Open letter to Rep. Francisco M Borja


Editor’s Note: Rep. Francisco M. Borja is chairman of the House Committee on Resources, Economic Development and Programs in the 18th CNMI Legislature.

Dear Chairman Borja: The leadership of the 12th Saipan and Northern Islands Municipal Council is happy to provide comments to House Legislative Initiative 18-05 and Senate Legislative Initiative 18-02. Both proposals attempt to amend existing terms on public and private land lease terms.

HLI 18-05 proposes “[t]o amend Article 11, Section 5(c) [of the NMI Constitution] to increase the maximum term of a lease of public lands [to] 99 years” and to continue “to require legislative approval where the leased lands consists of more than five hectares.”

On the other hand, SLI 18-02 “propose(s) constitutional amendment to Article 12, Section 3 and Section 5 of the CNMI Constitution to extend the term of leaseholds from 55 to 99 years and to change the definition of corporations permitting minority interests by persons not of Northern Marianas descent.”

At the outset, neither HLI 18-05 nor SLI 18-02 presents background information by way of a committee report to explain the rationale for the proposals, or for that matter, provide a cost-benefit analysis at least.

Providing background information for any proposal, especially major changes to existing policies, is critical. Making fundamental changes to governing core principles on public or private land belonging to persons of Northern Marianas descent is no different from passing a casino bill without the benefit of a public hearing, cost-benefit analysis, or thorough discussion, subjecting the legislation to impartial research study. It is important that the Legislature first undertake a formal assessment on the impact of Article 8, Section 805 of the Covenant and applying a heightened level of scrutiny to public or NMD lands based on the following issues: 1. Is land ownership still an enduring feature of the local CNMI culture and tradition? 2. If so, to what extent have the people been protected from “exploitation” by unscrupulous real property transactions? 3. Has the protection embedded in the Covenant and CNMI Constitution contributed significantly to the economic advancement of the local people? 4. Has this safeguard mechanism impacted the goal of self-sufficiency as it was envisioned in the Covenant?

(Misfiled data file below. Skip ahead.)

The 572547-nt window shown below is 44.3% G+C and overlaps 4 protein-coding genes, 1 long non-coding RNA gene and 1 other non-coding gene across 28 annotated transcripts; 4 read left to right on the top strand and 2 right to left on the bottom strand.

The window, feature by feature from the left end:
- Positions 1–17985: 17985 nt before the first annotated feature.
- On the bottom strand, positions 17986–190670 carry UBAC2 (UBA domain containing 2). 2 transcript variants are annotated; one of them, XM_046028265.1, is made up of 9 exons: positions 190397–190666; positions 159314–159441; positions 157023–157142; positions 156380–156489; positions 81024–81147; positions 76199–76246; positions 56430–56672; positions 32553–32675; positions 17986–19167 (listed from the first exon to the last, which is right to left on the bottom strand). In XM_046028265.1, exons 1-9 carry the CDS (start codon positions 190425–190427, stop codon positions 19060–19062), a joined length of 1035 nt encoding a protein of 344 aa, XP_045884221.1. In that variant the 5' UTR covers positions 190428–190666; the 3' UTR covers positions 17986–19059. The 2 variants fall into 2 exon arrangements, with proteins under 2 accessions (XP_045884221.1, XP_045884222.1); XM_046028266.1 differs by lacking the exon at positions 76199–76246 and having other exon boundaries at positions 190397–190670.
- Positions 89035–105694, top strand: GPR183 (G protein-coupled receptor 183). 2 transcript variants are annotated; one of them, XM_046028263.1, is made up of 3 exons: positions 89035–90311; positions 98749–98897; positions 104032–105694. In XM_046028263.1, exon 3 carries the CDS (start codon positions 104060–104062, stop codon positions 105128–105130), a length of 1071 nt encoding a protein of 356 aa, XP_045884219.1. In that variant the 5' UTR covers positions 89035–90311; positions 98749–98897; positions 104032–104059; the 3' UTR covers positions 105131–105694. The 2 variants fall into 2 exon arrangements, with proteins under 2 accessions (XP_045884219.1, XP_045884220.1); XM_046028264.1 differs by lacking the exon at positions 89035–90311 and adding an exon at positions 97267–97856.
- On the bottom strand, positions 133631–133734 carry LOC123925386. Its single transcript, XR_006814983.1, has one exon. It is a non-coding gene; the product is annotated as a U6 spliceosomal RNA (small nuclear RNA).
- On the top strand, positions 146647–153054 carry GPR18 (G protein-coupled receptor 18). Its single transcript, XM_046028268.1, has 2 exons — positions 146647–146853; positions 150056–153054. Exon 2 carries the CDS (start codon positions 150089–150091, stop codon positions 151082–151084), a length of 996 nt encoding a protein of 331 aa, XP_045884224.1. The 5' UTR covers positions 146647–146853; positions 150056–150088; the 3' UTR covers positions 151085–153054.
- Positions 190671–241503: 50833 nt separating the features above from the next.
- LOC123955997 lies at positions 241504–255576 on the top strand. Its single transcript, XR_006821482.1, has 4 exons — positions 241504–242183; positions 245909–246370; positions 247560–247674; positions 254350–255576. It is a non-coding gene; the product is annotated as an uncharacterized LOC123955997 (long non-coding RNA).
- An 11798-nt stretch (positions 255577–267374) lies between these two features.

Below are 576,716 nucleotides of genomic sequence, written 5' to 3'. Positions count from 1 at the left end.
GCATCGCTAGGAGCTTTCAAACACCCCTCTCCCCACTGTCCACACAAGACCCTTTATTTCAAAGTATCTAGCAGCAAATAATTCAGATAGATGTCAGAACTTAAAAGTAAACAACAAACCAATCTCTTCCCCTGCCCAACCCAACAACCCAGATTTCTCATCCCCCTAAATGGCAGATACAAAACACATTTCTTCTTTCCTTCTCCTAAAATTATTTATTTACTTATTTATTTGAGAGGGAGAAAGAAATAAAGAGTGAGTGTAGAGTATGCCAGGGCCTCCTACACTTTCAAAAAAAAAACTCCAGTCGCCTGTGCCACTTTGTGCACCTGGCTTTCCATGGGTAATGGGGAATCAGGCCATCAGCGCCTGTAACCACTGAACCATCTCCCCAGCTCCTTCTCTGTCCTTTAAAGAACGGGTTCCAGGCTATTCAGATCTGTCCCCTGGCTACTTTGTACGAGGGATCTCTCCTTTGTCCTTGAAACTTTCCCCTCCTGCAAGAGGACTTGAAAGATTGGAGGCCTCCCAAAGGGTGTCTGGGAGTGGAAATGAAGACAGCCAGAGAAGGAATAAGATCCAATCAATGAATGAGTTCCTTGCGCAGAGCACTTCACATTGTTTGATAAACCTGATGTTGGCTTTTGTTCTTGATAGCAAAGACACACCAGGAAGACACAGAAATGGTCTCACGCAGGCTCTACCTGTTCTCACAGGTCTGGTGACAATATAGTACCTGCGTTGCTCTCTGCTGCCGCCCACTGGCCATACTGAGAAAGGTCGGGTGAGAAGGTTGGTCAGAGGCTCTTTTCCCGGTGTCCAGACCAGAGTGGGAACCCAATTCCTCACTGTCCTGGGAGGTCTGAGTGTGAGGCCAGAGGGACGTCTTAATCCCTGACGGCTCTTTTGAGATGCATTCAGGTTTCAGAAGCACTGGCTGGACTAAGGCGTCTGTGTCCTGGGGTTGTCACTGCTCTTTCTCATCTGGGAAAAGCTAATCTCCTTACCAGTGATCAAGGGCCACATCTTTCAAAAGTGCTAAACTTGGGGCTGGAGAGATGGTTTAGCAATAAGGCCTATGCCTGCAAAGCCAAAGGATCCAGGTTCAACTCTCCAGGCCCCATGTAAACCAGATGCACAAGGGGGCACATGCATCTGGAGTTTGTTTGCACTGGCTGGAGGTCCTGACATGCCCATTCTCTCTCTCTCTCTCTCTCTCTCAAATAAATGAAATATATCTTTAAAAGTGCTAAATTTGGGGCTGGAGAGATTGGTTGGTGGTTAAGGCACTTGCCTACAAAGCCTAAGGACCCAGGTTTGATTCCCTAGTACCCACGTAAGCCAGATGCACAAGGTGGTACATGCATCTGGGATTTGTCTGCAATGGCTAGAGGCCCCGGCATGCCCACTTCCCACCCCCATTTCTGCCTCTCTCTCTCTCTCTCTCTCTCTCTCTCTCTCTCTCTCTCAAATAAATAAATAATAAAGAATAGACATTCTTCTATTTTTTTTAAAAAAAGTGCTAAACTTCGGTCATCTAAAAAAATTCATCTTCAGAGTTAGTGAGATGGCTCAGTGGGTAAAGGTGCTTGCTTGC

Unlike the existing provision in Article 11, Section 5(c) requiring legislative review and approval of public land leasehold of more than five hectares on the first leasehold interest of 25 years and a second legislative review on any lease term extension of additional 15 years from the base lease, HLI 18-05 limits legislative review and approval on public land lease until 99 years later after approval of a public land lease or a private land lease, for that matter. The proposed lease term change not only escapes compliance scrutiny but also valuation of public (HLI 18-05) and private land (SLI 18-02) by 44 years based on the proposed extension.

Moreover, HLI 18-05 would violate strict standards of fiduciary care required by the public land co-trustees. The CNMI Supreme Court in Department of Public Land v. CNMI (2010 MP 14) defined “fiduciary duty” as “a duty to act for someone else’s benefit, while subordinating one’s personal interest to that of the other person. It is the highest standard of duty imposed by law.” The court buttressed its position further in saying that “courts should strictly scrutinize the actions of the government, holding it to the same strict standards applicable to private trustees.” Like the state agency in the Office of Hawaiian Affairs, the CNMI dual public land agency in DPL and MPLT as co-trustees of public land also assumes a land trust obligation for its people of Northern Marianas descent vested in its own Constitution and assigned this duty to DPL to which strict standards of fiduciary care apply.

As an alternative, the council would rather take a cautionary approach based on the position that instead of extending public land leasehold interest from 40 years to 99 years, the CNMI could still preserve the existing 25-year basic leasehold structure with a 15-year extension option on public land, subject to a one-time lessee negotiated right of refusal for a total of 40 years on existing reversionary interests with stipulated improvements on existing (not new) facilities. This restructuring approach not only preserves the existing fundamental public land policy benefiting NMDs and maintains the present facilities. This proviso would also encourage development of unused leased public land. Restructuring also benefits the lessee through opportunity cost savings and extended cost recovery of amortized base investments not limited to a combination of incentives subject for negotiation during the renewal process. This creative approach would revitalize and spur secondary investments in existing facilities in the Commonwealth, especially on Tinian and Rota, including Pagan. Such change would also help in reviving the real estate market benefiting landowners, real estate brokers, investors, secondary market financing, attorneys, accountants, and the local revenue generation and local jobs. Restructuring leasehold interest in public lands would provide a stable secondary market environment for secondary financing, secondary investment, banking and other secondary multiplier economic wealth and job creations.